The Healthy Bear’s Guide To Buying A Bike

Hey there Guys,

Some of you may already know that I am a big fan of cycling. Not that this was always the case. Due to a back injury and a problematic neck issue I had avoided bikes for many years, they were just too painful.

When I arrived to Melbourne I was in awe of the amazing cycle paths and really wanted to get some physical exercise into my day so I went in search for a solution to making cycling an option again.

Today I wanted to show you the solution I found that helped me “get back into the saddle” so to speak 🙂 .

Before I go into choosing a bike for a big bloke I just want to talk about why cycling was a good choice for me.

What are some of the advantages of cycling?

If you are looking for a way to incorporate some simple movement into your day, cycling may be a very good choice. For me the advantages included:

  • Low impact: Given my weight was over 100kg I was not keen on jogging; it made my knees hurt, my back injury worse and it was very difficult for me to do. Cycling was able to offer the advantage of a low impact solution that did not make my joints hurt or my back and neck painful.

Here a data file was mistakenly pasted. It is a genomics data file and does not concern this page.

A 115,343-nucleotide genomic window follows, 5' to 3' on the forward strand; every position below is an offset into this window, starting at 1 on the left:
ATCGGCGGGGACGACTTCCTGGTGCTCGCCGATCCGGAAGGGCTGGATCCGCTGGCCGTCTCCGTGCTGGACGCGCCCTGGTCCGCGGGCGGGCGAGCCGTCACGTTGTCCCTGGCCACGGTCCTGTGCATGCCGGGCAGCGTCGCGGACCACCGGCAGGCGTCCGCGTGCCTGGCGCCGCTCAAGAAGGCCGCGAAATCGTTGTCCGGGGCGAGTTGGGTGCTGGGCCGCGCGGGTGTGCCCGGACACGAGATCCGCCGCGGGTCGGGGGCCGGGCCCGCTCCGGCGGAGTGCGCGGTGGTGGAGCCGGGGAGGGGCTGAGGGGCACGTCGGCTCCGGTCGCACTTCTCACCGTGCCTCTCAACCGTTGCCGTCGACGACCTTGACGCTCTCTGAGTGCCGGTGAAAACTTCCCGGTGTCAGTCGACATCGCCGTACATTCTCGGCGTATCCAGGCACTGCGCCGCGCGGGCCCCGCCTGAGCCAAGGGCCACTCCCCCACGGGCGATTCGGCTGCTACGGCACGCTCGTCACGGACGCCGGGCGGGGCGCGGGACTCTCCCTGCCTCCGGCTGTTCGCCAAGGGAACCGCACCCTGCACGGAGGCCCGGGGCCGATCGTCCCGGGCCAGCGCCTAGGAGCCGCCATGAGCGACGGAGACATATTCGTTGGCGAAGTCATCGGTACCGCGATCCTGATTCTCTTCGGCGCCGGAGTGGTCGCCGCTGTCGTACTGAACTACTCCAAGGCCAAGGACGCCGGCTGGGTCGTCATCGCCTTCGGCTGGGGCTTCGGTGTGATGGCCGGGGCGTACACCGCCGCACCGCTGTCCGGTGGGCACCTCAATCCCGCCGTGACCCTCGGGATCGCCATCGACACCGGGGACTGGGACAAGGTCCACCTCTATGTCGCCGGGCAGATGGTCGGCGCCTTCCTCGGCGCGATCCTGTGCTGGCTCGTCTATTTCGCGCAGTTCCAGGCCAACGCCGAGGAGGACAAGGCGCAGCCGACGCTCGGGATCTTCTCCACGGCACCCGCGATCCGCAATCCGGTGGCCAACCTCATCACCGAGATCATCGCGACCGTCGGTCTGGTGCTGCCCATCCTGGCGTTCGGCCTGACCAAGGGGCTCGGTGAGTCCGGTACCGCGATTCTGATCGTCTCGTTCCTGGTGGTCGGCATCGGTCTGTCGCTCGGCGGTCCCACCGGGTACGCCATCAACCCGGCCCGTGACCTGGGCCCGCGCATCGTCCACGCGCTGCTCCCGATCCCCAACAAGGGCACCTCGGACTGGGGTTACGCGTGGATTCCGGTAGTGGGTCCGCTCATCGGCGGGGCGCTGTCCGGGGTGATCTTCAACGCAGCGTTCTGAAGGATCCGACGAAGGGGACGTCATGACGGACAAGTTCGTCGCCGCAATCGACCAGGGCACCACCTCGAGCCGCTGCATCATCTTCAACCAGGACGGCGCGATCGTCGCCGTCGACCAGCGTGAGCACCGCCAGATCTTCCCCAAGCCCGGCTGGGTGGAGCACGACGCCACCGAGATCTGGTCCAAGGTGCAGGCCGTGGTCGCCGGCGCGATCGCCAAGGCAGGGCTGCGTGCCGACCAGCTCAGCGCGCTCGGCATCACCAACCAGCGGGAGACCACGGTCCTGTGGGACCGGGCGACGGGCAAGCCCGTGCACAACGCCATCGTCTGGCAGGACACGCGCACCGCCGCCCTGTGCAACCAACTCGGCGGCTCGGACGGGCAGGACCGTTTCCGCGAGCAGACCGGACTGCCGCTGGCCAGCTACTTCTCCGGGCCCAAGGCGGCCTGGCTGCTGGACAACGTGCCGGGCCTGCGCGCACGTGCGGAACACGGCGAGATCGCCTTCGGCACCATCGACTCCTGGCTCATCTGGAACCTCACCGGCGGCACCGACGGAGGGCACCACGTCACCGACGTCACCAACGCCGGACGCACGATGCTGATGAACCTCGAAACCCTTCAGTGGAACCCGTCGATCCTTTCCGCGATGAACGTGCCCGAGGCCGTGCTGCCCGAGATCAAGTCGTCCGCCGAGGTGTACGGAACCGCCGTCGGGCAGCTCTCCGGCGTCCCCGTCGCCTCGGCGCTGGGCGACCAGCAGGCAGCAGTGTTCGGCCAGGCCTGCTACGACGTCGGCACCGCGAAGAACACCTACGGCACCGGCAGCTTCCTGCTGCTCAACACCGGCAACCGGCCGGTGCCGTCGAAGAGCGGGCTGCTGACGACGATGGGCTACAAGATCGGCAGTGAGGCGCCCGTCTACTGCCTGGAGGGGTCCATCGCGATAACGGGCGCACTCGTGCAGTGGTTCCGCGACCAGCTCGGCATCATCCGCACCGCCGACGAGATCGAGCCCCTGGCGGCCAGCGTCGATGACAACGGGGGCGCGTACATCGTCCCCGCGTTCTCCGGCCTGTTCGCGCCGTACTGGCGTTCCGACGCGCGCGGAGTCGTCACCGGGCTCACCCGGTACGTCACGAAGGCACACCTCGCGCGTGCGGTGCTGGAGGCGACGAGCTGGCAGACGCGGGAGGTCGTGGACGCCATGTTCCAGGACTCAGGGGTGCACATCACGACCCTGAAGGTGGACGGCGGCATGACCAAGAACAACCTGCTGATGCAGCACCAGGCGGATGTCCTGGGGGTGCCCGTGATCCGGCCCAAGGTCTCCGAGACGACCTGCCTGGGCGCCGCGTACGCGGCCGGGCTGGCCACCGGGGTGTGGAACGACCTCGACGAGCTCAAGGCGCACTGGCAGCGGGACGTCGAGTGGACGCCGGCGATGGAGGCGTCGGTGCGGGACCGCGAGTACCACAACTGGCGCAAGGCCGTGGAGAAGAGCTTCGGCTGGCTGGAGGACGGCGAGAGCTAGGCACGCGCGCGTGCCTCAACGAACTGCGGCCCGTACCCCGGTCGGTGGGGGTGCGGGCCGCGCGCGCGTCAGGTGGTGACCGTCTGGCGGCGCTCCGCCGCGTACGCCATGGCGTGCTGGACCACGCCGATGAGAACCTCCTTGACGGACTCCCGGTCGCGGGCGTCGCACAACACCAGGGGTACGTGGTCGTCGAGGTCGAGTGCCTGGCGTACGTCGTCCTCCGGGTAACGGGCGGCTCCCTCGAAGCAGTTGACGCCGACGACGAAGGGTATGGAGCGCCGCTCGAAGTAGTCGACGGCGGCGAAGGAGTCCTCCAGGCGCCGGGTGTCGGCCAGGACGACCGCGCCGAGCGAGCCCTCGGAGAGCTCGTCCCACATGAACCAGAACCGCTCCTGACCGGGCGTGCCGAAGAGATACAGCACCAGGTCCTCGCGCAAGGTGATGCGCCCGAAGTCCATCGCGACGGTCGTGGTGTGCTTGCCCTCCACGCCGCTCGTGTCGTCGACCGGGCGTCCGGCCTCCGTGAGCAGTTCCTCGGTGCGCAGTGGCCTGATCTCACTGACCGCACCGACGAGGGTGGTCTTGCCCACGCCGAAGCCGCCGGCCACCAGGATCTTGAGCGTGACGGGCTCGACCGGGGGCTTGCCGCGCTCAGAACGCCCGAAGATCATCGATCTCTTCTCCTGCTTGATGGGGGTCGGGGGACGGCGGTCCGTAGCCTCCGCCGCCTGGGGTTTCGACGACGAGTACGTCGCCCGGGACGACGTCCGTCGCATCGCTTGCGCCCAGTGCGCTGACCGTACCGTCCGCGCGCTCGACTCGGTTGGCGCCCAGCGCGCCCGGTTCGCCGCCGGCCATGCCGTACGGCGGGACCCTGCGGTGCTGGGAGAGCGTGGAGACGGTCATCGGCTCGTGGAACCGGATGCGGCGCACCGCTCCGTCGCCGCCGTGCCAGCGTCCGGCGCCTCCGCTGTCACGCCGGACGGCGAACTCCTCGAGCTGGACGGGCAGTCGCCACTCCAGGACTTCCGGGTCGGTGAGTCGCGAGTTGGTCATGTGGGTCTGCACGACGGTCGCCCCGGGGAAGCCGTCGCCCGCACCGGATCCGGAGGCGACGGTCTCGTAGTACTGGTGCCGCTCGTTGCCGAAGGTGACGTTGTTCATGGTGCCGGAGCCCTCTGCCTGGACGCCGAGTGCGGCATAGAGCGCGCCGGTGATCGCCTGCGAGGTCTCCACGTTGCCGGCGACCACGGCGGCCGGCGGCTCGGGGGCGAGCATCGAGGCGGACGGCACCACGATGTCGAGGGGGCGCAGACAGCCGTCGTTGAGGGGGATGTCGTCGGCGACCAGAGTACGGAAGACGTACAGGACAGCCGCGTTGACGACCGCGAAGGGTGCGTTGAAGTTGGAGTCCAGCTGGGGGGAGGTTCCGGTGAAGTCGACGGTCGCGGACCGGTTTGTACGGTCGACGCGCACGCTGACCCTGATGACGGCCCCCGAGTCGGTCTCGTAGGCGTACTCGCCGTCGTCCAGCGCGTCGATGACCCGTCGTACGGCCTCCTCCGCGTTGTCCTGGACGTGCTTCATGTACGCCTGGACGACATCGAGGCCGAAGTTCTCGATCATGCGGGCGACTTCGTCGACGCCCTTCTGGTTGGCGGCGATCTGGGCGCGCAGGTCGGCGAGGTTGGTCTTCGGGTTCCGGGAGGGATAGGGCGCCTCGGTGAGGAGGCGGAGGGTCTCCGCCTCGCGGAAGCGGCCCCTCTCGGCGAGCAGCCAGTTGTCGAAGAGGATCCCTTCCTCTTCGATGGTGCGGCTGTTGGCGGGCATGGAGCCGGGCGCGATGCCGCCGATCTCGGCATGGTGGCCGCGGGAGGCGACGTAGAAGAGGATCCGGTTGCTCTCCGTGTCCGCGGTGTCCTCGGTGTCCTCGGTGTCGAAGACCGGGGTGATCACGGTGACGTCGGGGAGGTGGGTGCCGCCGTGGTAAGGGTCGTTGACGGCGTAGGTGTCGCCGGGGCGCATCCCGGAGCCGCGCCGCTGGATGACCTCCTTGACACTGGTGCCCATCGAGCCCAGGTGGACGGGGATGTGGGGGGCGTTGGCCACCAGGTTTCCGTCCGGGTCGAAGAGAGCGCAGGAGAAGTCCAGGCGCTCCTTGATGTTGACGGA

• Self paced: The great part of cycling for me was that I was in control of the pace. I could choose whether to have a challenge day with a few hills or to take the pace a little slower with some longer flat sections. I was able to choose a pace that suited my fitness and could increase as my energy levels started to increase.
  • It wasn’t boring: Each session I was able to choose a different route, and if I was heading to an appointment and the weather was good I would take the bike instead. The traffic can be pretty crazy in town and there is a smug satisfaction I get when I know I am travelling faster then the people in the cars beside me 🙂 .